Carbon Motors seemed to be on track to produce its E7 purpose-built police car last year, but then the US Department of Energy rejected its request for a $310-million loan and the situation went south from there. The company filed for bankruptcy four months ago and had only produced one E7, a working prototype that isn't street-legal, and now it's up for auction, Indystar reports. Proceeds from the auction, which will be held by Indianapolis-based Key Auctioneers on Jan. 23, will go towards paying off the defunct automaker's private creditors.

It's being marketed to "very well moneyed car enthusiasts," the company reportedly said in court filings, and Carbon Motors' bankruptcy attorney says that late-night talk show host Jay Leno has expressed interest in the E7 (future Jay Leno's Garage subject?). But the company listed $21.7 million in liabilities in its Chapter 7 bankruptcy filing, and the sale of the E7 likely won't come close to paying off the full amount.

The E7 was envisioned as the first purpose-built police car to be used in police departments nationwide. BMW, one of the private creditors to whom Carbon Motors owes money, was to supply the twin-turbocharged six-cylinder diesel engines. The timing was perfect because Ford discontinued the patrol stalwart Crown Victoria in 2012, which had become long in the tooth.

Before the E7 could be written into the history books, however, Translogic went for a spin in the car with Carbon Motors' co-founder Stacey Dean Stephens - and it's impressive, especially in light of potential safety issues with brand-new police vehicles.


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  • 23 Comments
      jonnybimmer
      • 1 Year Ago
      No surprise it never worked out. Assuming it worked as promised and the price was competitive (two of its biggest hurdles IMO) there's also the issue of maintaing these cars. Bespoke platform, unusual motor, and all without the part supplying power of a major automaker means there's a high risk police fleets will be stuck with cars in need of parts that are unavailable. If I were the one to decide what car to use, either cars from the D3 (which I know will be around to supply parts and at relatively low costs due to mass production) or from a unknown startup, I wouldn't even consider CM. Maybe after proving themselves with other fleets/in civilian market they'd be worth considering, but choosing to be some company's guinea pig using tax payer dollars is just setting yourself up for a bad, bad situation.
        b.rn
        • 1 Year Ago
        @jonnybimmer
        If I recall, the cars would have been leased to departments, not sold. So they wouldn't be stuck with them. Like most such programs, I'm sure CM came up with some absurd ROI claims. I suspect most agencies saw through the claims.
          b.rn
          • 1 Year Ago
          @b.rn
          I take that back. You are correct. Leasing was part of the initial plan, but they later decided they were going to actually sell the vehicle.
      jz78817
      • 1 Year Ago
      "Carbon Motors seemed to be on track to produce its E7 purpose-built police car last year" only to very gullible people. Anyone who thought this thing would see the light of day is an idiot. It's no secret that states, counties, and cities across the country have been in tight financial situations for the past several years. Marketing a "purpose-built" (read: no retail model to help pay for development costs) with an expensive-as-s**t BMW turbodiesel was a recipe for failure, assuming it wasn't all just a scam to defraud the DOE. a few years ago I said "Carbon Motors will never ship a single vehicle." Looks like I was right.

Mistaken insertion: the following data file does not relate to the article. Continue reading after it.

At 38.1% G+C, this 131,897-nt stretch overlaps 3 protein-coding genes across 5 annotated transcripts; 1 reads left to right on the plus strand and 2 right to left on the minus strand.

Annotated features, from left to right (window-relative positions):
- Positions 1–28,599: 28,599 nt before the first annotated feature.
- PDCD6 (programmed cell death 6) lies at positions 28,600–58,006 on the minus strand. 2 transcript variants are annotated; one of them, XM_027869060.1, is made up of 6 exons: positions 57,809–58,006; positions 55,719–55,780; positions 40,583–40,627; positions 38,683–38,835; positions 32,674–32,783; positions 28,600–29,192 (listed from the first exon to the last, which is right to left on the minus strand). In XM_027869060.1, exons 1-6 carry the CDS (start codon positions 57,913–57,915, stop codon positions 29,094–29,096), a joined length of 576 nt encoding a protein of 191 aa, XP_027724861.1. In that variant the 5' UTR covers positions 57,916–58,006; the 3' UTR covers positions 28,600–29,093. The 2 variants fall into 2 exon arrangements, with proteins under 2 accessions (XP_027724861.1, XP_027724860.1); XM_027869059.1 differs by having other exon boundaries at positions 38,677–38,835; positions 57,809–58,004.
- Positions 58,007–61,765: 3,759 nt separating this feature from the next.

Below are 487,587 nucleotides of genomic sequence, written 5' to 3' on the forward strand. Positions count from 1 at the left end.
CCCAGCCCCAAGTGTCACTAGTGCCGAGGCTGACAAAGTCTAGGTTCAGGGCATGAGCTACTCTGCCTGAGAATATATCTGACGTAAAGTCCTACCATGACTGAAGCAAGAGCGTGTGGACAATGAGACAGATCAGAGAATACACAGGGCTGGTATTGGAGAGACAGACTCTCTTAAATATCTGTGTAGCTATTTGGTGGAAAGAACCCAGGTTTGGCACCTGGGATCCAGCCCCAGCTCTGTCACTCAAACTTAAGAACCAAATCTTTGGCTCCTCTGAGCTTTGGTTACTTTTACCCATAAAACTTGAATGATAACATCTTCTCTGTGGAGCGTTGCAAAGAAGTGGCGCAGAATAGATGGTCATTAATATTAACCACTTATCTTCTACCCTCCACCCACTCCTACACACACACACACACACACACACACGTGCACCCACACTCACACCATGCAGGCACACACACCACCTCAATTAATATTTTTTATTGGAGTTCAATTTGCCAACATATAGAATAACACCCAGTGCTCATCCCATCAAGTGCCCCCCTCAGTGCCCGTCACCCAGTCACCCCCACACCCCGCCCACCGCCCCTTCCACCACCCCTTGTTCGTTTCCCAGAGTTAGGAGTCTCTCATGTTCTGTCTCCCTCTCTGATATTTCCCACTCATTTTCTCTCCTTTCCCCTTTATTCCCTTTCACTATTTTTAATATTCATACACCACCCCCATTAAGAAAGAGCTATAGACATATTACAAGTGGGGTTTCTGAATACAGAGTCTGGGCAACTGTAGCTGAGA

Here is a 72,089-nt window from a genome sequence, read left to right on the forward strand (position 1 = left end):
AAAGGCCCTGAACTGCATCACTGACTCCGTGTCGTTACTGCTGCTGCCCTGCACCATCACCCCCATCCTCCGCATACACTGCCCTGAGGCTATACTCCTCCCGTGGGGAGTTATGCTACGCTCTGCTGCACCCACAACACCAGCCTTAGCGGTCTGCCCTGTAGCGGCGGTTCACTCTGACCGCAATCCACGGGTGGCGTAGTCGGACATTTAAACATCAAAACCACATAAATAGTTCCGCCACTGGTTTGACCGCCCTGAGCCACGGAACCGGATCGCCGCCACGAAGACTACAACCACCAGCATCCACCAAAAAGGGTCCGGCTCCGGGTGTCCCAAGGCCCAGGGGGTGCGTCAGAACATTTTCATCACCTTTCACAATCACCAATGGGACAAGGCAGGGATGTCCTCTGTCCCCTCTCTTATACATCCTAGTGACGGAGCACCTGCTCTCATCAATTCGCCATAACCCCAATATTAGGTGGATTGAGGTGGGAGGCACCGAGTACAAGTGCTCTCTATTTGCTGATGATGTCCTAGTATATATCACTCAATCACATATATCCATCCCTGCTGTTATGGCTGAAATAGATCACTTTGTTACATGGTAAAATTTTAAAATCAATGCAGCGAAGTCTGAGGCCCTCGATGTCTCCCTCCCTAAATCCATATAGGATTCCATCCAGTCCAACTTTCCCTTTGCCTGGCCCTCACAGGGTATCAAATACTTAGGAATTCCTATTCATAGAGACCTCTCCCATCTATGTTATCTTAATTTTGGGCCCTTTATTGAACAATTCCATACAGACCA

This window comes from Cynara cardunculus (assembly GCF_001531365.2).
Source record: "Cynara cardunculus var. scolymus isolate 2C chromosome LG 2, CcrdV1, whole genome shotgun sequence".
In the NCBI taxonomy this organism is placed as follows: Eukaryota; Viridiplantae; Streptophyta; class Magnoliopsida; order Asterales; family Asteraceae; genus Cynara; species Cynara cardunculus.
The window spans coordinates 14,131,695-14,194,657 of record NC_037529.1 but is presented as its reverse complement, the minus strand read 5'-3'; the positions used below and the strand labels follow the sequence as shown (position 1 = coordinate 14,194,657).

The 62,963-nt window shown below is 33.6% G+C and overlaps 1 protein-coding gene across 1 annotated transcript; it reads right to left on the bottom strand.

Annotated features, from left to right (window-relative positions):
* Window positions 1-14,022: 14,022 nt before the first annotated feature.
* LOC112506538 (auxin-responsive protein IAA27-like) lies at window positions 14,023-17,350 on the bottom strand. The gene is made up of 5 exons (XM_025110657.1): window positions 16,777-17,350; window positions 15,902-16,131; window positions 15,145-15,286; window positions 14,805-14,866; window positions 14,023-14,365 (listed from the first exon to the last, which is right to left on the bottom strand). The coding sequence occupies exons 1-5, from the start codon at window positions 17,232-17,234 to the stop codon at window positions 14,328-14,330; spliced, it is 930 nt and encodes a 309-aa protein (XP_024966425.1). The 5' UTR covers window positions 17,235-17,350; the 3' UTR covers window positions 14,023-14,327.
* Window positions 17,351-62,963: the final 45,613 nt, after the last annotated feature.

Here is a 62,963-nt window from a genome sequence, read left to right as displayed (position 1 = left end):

mike
        • 1 Year Ago
        @jz78817
        The BMW engine admittedly was a miss step.
      Rex Seven
      • 1 Year Ago
      The reason the gov loan was rejected was the gov already owned GM n Chrysler. They didn't want the competition. It would have been a better investment than Solyndra. That said, if they couldn't get private investment they didn't deserve to succeed.
      budwsr25
      • 1 Year Ago
      It's a shame this car didn't work out. But I think the the BMW drivetrain was its down fall.
        • 1 Year Ago
        @budwsr25
        [blocked]
      Deneway
      • 1 Year Ago
      It was a dumb idea. Glad to see no taxpayer money was spent on this Delorean type idea
      mylz
      • 1 Year Ago
      This company looking at the business model and investors kinda like Tesla deserved to go under. Both were highly miss managed. Carbon should have been smart and used closed factories but instead of building their own and starting from complete scratch. They should have taken the crown vic and modified it. They were going to use a BMW engine which was just stupid among many other decisions. Great ideas but as a start up with limited revenue they made a lot of mistakes
      budwsr25
      • 1 Year Ago
      I would like to see the design make it in to a mass production car.
      PICKLEBOY
      • 1 Year Ago
      This saddens me :( but it'd be awesome if they could offer this car as DLC in Need For Speed Rivals :)
      Avinash Machado
      • 1 Year Ago
      Carbon Vapor.
      • 1 Year Ago
      [blocked]
        b.rn
        • 1 Year Ago
        With a curb weight of 4000lbs, they're in the same ballpark as the Taurus PI
          The Wasp
          • 1 Year Ago
          @b.rn
          @carguy1701 1 part BMW, 2 parts vapor?
          • 1 Year Ago
          @b.rn
          [blocked]
      Roger
      • 1 Year Ago
      Meh, Leno's got slot #27B all lined up in his garage to take this thing.
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